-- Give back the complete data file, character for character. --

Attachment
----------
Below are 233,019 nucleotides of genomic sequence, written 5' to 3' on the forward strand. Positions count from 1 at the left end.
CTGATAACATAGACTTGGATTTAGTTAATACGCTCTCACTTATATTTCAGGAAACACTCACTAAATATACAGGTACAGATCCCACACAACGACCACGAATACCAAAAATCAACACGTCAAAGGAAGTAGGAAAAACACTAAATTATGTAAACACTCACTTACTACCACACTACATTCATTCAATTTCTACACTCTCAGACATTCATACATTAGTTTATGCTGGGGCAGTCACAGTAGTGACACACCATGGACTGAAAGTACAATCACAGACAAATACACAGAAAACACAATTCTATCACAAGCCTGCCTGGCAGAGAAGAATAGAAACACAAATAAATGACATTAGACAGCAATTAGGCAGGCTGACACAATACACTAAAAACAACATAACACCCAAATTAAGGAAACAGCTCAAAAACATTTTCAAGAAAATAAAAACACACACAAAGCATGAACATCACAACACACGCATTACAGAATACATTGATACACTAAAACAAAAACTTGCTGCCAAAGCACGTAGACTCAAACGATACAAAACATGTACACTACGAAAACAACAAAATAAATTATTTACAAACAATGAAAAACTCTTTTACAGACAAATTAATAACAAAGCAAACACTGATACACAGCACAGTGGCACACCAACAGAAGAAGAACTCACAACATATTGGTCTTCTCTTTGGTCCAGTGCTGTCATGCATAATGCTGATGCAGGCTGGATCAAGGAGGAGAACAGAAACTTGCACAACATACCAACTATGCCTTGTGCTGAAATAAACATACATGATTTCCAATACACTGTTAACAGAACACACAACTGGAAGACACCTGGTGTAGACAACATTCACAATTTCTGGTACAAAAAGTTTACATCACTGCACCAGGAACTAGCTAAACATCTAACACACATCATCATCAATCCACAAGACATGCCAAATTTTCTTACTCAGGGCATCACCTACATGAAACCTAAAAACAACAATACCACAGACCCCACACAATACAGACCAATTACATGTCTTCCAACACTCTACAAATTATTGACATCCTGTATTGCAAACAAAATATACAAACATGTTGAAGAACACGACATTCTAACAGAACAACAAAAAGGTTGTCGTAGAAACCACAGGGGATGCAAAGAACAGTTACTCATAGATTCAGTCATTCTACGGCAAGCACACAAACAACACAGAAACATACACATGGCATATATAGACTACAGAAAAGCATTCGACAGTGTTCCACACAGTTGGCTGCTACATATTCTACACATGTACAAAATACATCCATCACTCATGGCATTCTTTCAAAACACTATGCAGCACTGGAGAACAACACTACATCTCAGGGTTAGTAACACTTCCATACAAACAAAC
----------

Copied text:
Below are 233,019 nucleotides of genomic sequence, written 5' to 3' on the forward strand. Positions count from 1 at the left end.
CTGATAACATAGACTTGGATTTAGTTAATACGCTCTCACTTATATTTCAGGAAACACTCACTAAATATACAGGTACAGATCCCACACAACGACCACGAATACCAAAAATCAACACGTCAAAGGAAGTAGGAAAAACACTAAATTATGTAAACACTCACTTACTACCACACTACATTCATTCAATTTCTACACTCTCAGACATTCATACATTAGTTTATGCTGGGGCAGTCACAGTAGTGACACACCATGGACTGAAAGTACAATCACAGACAAATACACAGAAAACACAATTCTATCACAAGCCTGCCTGGCAGAGAAGAATAGAAACACAAATAAATGACATTAGACAGCAATTAGGCAGGCTGACACAATACACTAAAAACAACATAACACCCAAATTAAGGAAACAGCTCAAAAACATTTTCAAGAAAATAAAAACACACACAAAGCATGAACATCACAACACACGCATTACAGAATACATTGATACACTAAAACAAAAACTTGCTGCCAAAGCACGTAGACTCAAACGATACAAAACATGTACACTACGAAAACAACAAAATAAATTATTTACAAACAATGAAAAACTCTTTTACAGACAAATTAATAACAAAGCAAACACTGATACACAGCACAGTGGCACACCAACAGAAGAAGAACTCACAACATATTGGTCTTCTCTTTGGTCCAGTGCTGTCATGCATAATGCTGATGCAGGCTGGATCAAGGAGGAGAACAGAAACTTGCACAACATACCAACTATGCCTTGTGCTGAAATAAACATACATGATTTCCAATACACTGTTAACAGAACACACAACTGGAAGACACCTGGTGTAGACAACATTCACAATTTCTGGTACAAAAAGTTTACATCACTGCACCAGGAACTAGCTAAACATCTAACACACATCATCATCAATCCACAAGACATGCCAAATTTTCTTACTCAGGGCATCACCTACATGAAACCTAAAAACAACAATACCACAGACCCCACACAATACAGACCAATTACATGTCTTCCAACACTCTACAAATTATTGACATCCTGTATTGCAAACAAAATATACAAACATGTTGAAGAACACGACATTCTAACAGAACAACAAAAAGGTTGTCGTAGAAACCACAGGGGATGCAAAGAACAGTTACTCATAGATTCAGTCATTCTACGGCAAGCACACAAACAACACAGAAACATACACATGGCATATATAGACTACAGAAAAGCATTCGACAGTGTTCCACACAGTTGGCTGCTACATATTCTACACATGTACAAAATACATCCATCACTCATGGCATTCTTTCAAAACACTATGCAGCACTGGAGAACAACACTACATCTCAGGGTTAGTAACACTTCCATACAAACAAAC